For months now I’ve been stewing about how much I hate @HistoryInPics and their ilk (@HistoryInPix, @HistoricalPics, @History_Pics, etc.)—twitter streams that do nothing more than post “old” pictures and little tidbits of captions for them. And when I say “nothing more” that’s precisely what I mean. What they don’t post includes attribution to the photographer or to the institution hosting the digital image. There’s no way to easily learn more about the image (you can, of course, do an image search through TinEye or Google Image Search and try to track it down that way).
Alexis Madrigal recently wrote a piece for The Atlantic revealing that @HistoryInPics is run by a couple of teenagers who are savvy at generating viral social media accounts to bring in money: § continue reading →
What follows is a keynote I gave at the Digital Preservation 2013 conference on July 23, 2013. If you’re curious, there’s a video up of the talk and the Q & A as well and a pdf of the slides I showed (some of which vary from what I’ve shown here).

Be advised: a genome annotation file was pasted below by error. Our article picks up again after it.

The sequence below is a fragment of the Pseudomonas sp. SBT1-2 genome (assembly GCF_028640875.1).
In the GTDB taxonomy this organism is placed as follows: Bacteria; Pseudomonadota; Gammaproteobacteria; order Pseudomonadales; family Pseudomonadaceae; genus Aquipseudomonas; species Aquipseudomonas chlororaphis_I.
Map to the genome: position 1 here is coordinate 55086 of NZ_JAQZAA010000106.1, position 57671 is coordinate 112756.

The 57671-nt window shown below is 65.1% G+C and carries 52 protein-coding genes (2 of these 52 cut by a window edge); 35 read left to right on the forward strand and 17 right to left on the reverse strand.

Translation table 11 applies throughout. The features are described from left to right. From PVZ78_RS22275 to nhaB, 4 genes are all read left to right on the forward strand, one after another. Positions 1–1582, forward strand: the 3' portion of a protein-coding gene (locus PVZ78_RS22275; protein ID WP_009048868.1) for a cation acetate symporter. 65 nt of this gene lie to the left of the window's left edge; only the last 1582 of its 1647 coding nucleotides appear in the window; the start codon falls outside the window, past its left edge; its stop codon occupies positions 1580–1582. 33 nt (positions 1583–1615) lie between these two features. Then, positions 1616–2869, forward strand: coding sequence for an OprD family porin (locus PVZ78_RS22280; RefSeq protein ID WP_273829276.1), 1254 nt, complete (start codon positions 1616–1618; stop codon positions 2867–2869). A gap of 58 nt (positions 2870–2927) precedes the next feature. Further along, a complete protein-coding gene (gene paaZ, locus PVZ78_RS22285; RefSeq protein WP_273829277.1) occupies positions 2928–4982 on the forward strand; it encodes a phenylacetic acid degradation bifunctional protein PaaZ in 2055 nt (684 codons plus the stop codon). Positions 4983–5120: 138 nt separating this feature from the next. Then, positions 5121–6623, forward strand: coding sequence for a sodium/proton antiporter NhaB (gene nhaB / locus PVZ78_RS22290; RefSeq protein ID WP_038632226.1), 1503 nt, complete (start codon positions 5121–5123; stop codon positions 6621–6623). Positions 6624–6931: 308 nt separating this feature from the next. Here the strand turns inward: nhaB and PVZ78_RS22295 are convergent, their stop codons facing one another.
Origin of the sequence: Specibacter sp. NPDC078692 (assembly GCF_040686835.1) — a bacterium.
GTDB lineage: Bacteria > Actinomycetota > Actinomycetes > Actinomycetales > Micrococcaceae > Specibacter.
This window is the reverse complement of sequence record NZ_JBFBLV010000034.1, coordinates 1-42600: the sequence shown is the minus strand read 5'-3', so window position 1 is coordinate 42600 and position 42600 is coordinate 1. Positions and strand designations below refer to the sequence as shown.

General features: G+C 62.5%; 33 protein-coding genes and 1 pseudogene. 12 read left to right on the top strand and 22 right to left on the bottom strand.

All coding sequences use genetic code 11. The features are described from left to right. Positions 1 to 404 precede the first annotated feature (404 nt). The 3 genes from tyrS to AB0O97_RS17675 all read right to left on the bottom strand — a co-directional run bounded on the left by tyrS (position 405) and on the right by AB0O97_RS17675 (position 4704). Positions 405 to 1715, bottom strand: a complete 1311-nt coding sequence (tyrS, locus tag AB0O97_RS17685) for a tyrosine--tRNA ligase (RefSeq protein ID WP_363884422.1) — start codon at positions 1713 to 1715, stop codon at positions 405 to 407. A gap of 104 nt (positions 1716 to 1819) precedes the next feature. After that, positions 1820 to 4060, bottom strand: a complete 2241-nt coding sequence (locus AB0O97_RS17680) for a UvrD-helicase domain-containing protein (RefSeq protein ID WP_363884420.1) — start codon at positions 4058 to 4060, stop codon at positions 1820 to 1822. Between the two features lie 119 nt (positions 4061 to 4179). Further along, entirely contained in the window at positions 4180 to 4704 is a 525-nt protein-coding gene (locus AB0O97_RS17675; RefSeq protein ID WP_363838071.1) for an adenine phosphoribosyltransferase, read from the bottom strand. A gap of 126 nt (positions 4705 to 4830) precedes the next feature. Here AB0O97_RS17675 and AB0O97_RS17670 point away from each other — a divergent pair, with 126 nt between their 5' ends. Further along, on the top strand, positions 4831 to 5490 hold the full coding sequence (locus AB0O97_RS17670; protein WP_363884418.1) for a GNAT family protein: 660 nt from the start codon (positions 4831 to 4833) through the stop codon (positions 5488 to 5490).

“Disembodying the past to preserve it”
I am, as you’ve heard, not someone who focuses on issues of digital preservation. I’m a book historian and performance scholar who works at a cultural heritage organization that is focused on the preservation and exploration of centuries-old objects. I think about the digital and preservation from the perspective of someone who studies the past and seeks new ways to make it accessible to scholars and the public. § continue reading →
Looking for pithy thoughts about early modern printing? Wynken de Worde is now on Twitter! You can follow wynkenhimself or just scroll down to the bottom of the right sidebar to see his feed. And it’s not procrastination. It’s the expansion of his unerring instincts for cross-referencing and promotion that made him the great printer that he was. Um, I mean, is. (Keeping track of the time-period switching and the gender-changing is trickier that you might guess.)
And so that you can more fully appreciate the joke in the title: the sheets in question are of course not sheets on your bed, but the sheets of paper that are the basic unit of measurement for early modern printers, who thought of books–and the cost of books–in terms of the number of sheets it took to print them. § continue reading →